The Buckeyes in attendance – most of which were starters from last year's team – toured the Ohio Statehouse and were the recipients of congratulatory and inspirational remarks from Kasich, who also provided advice on how to make the most of their current association with the Buckeyes football program.
While admiring the accomplishments of this year's team on the field – the Buckeyes won all 12 of their games but won't play in a bowl as it serves a one-year postseason ban – Kasich spoke at length about the importance making the most of their time on the team in order to prepare for life after football.
"When you're an Ohio State football player, people want to know you," Kasich said to the players as they gathered in the Governor's Ceremonial Office for a tour and brief history lesson. "Some of you are likely to go into the NFL, and I don't know how long a player lasts in the NFL, but you're at Ohio State.
"Whatever you're interested in, whatever you're taking at Ohio State or whatever your interests are, go and find out who the companies are that you can work for now. I have to tell you, you have leverage. People want to know you. Take advantage of that. Take advantage of the fact that people like you and want to know you."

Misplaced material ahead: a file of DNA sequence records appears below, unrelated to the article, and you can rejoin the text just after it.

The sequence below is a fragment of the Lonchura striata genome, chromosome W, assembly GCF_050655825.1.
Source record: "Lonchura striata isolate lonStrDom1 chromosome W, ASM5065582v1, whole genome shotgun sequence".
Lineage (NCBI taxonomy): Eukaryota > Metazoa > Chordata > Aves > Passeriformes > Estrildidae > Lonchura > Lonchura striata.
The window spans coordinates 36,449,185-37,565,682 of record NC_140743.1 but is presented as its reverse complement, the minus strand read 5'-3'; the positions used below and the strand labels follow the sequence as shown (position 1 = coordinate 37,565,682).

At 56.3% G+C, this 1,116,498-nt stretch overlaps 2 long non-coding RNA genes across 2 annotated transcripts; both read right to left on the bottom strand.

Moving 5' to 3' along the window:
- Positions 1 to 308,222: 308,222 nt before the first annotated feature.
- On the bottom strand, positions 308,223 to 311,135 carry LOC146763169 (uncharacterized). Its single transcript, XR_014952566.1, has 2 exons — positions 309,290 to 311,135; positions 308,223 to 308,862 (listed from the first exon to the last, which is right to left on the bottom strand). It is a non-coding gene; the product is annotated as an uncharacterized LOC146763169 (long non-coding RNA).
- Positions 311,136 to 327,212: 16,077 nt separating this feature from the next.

The Buckeyes continued the tour to the Ohio Senate, where the players were lauded for their accomplishments. After a lengthy round of applause from onlookers, Meyer took the microphone to thank those who supported the program and also discuss why this year's team was so successful.
As he did in most interviews since Ohio State completed its perfect season Nov. 24 with a victory over archrival Michigan, Meyer didn't allow the moment to pass without praising the sacrifices of OSU's senior class.
"I get all defensive sometimes when people stereotype football players and athletes, but I'm one of those guys for the past 26 years that has seen what they do," Meyer said. "When they earn respect, I think it is really important that we give them respect. This group (with me) definitely earned respect. Respect is not given – it is earned.
"We dedicated this season to the group of seniors. This group of seniors, once the NCAA handed down the sanctions, could have left the state of Ohio and sought out other programs. That happens. Our guys decided to stay.
"I didn't understand why until about midway through the season. The reason why was crystal clear: because of their love for the university and their love for each other. I understand that we won't be given the championship, but in my opinion these are my national champions."
Once removed from the ceremony, Meyer reflected on the opportunity to visit with important members of Ohio's government, who also – like many of the Columbus' locals – supported his program every Saturday.
"I have been, I don't want to say to a lot of similar-type things, but the genuine appreciation for our team was real obvious here," Meyer said, reflecting on the time given by Kasich. "It was a little bit of a history lesson and the personal approach, especially from the governor, was incredible."
Junior cornerback Bradley Roby – one of the team's most impactful performers – also appreciated the experience of visiting the Ohio Statehouse.
"It was a nice that we got to come to the statehouse and mingle with the people," Roby told BSB. "It was a very interesting day with the stories they told us and they really appreciated how they congratulated us on our season. It was a big honor."